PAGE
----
The Insular Cases: Downes v. Bidwell

(1901)

Downes v. Bidwell is one of a handful of U.S. Supreme Court cases that together make up what are called the Insular Cases. Decided in the first several years of the twentieth century, these cases determined that full constitutional rights were not necessarily granted to people living in American territories. In one of the most important of the Insular Cases, Downes v. Bidwell, the Supreme Court established that the United States was not just a nation of states and temporary territories; it was a nation of states and potentially permanent territories. Although the United States had always possessed territories, they were assumed to be transitional phases for areas under U.S. sovereignty. They were to be administered from the nation’s capital until they had reached sufficient population size and had written constitutions establishing republican government, following the blueprint of the 1787 Northwest Ordinance. Congress could then annex U.S. territories as new states into...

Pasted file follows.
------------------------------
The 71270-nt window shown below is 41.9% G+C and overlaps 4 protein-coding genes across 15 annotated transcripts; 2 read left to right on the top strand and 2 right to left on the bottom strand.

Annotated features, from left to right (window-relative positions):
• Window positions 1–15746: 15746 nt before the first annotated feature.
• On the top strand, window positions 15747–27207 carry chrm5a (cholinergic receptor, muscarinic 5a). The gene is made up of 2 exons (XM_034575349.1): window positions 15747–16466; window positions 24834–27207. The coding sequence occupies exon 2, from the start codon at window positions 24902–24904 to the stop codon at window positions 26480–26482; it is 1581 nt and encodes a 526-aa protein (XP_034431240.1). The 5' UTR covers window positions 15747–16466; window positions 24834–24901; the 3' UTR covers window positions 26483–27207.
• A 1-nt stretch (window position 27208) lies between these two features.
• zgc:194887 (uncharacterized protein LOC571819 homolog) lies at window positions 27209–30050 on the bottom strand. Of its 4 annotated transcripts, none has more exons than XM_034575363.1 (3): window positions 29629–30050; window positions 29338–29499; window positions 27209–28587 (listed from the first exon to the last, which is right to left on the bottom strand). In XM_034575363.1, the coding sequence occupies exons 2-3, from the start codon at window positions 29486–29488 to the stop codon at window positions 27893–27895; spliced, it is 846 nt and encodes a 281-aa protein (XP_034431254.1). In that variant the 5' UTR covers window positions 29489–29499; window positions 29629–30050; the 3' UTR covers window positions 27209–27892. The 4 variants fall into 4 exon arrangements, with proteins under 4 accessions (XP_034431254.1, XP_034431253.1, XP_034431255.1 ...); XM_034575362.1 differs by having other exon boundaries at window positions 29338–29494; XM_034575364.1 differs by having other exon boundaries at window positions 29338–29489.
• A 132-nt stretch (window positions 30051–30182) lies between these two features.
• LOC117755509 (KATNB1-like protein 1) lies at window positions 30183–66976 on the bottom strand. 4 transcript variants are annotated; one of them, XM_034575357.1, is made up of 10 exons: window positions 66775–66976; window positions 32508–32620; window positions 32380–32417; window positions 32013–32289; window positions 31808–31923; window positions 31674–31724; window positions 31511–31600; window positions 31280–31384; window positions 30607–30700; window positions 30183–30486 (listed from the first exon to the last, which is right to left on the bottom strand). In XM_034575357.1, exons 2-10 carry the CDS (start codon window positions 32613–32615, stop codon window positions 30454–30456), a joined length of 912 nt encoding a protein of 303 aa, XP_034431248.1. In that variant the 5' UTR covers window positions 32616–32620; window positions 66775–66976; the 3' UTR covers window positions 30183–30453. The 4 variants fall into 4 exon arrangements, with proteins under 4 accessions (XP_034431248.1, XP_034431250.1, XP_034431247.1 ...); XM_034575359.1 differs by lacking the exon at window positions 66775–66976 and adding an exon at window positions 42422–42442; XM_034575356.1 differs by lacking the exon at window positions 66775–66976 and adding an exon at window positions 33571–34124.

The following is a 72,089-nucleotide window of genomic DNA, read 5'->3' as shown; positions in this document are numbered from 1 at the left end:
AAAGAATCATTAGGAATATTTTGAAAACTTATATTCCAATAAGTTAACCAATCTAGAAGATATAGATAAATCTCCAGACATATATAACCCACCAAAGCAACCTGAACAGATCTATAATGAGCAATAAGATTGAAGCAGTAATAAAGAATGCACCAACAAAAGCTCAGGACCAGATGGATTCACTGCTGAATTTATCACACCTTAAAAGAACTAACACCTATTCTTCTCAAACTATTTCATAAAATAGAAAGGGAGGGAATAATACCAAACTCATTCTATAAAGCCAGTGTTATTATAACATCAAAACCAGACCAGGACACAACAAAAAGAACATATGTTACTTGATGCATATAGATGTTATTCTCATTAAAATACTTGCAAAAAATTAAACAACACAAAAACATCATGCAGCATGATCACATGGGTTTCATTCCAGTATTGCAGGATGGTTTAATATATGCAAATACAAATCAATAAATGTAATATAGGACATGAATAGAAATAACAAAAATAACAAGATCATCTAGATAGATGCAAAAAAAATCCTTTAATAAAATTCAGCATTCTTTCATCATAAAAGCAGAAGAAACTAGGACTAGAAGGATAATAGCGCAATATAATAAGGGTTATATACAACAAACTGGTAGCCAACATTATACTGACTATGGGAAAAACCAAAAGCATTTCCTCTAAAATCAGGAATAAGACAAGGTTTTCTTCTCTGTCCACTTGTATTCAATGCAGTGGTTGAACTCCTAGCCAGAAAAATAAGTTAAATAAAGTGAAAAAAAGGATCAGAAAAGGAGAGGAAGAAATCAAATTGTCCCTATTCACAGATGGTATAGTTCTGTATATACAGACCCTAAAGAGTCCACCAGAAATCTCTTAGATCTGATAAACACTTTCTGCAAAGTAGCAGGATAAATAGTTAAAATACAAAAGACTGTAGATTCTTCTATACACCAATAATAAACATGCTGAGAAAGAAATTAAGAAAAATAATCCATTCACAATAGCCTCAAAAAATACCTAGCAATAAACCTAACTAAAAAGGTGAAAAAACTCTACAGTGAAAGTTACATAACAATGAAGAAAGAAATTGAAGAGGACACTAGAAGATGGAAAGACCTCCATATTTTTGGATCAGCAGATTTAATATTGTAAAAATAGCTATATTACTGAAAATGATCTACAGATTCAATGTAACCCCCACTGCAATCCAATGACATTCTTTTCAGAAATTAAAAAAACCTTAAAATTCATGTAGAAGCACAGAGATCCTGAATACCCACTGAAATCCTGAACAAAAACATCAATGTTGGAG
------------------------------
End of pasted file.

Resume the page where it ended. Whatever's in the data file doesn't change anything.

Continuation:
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Henry Billings Brown (The World's Work, 1906)

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